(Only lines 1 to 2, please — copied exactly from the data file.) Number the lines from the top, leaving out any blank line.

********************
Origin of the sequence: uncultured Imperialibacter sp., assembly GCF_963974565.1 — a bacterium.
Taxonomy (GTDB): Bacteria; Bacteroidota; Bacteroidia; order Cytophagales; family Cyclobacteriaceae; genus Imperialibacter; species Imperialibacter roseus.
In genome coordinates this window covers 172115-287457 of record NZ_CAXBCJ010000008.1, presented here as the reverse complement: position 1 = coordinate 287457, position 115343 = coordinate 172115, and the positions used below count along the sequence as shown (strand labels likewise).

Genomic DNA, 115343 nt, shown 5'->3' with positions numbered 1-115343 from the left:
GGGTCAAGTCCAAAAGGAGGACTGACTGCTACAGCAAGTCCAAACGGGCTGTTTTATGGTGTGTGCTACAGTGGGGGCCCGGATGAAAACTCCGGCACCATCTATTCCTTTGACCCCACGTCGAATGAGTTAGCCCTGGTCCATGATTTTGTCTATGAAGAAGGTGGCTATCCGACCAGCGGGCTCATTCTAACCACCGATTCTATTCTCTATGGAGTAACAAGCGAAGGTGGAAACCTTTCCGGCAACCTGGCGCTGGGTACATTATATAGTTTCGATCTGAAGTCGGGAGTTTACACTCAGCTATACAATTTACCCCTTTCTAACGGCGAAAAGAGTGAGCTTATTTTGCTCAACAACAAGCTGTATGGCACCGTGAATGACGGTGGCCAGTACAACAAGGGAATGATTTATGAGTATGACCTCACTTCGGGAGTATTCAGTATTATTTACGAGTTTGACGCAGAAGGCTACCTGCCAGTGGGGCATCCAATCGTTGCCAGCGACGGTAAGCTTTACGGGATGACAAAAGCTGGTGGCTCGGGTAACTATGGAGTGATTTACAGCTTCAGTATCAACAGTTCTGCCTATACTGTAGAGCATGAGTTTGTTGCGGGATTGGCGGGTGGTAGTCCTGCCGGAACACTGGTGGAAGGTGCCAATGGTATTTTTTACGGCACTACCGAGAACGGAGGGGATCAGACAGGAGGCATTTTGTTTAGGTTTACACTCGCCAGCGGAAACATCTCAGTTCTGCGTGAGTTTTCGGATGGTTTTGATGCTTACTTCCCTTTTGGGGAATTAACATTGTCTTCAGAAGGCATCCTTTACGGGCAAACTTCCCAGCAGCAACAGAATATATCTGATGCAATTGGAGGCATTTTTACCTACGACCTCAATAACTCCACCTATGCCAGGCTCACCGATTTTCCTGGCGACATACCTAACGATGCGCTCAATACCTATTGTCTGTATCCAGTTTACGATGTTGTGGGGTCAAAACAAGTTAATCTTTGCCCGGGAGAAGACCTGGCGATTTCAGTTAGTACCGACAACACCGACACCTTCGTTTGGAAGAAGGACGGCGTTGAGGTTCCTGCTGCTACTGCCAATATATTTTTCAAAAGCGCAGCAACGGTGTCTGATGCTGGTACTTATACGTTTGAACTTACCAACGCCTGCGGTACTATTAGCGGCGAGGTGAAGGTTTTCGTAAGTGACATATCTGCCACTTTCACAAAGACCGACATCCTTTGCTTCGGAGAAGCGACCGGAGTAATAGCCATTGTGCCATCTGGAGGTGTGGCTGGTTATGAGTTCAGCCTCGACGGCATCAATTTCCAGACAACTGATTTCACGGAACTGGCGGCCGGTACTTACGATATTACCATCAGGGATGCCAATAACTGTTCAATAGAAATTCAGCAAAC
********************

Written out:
Origin of the sequence: uncultured Imperialibacter sp., assembly GCF_963974565.1 — a bacterium.
Taxonomy (GTDB): Bacteria; Bacteroidota; Bacteroidia; order Cytophagales; family Cyclobacteriaceae; genus Imperialibacter; species Imperialibacter roseus.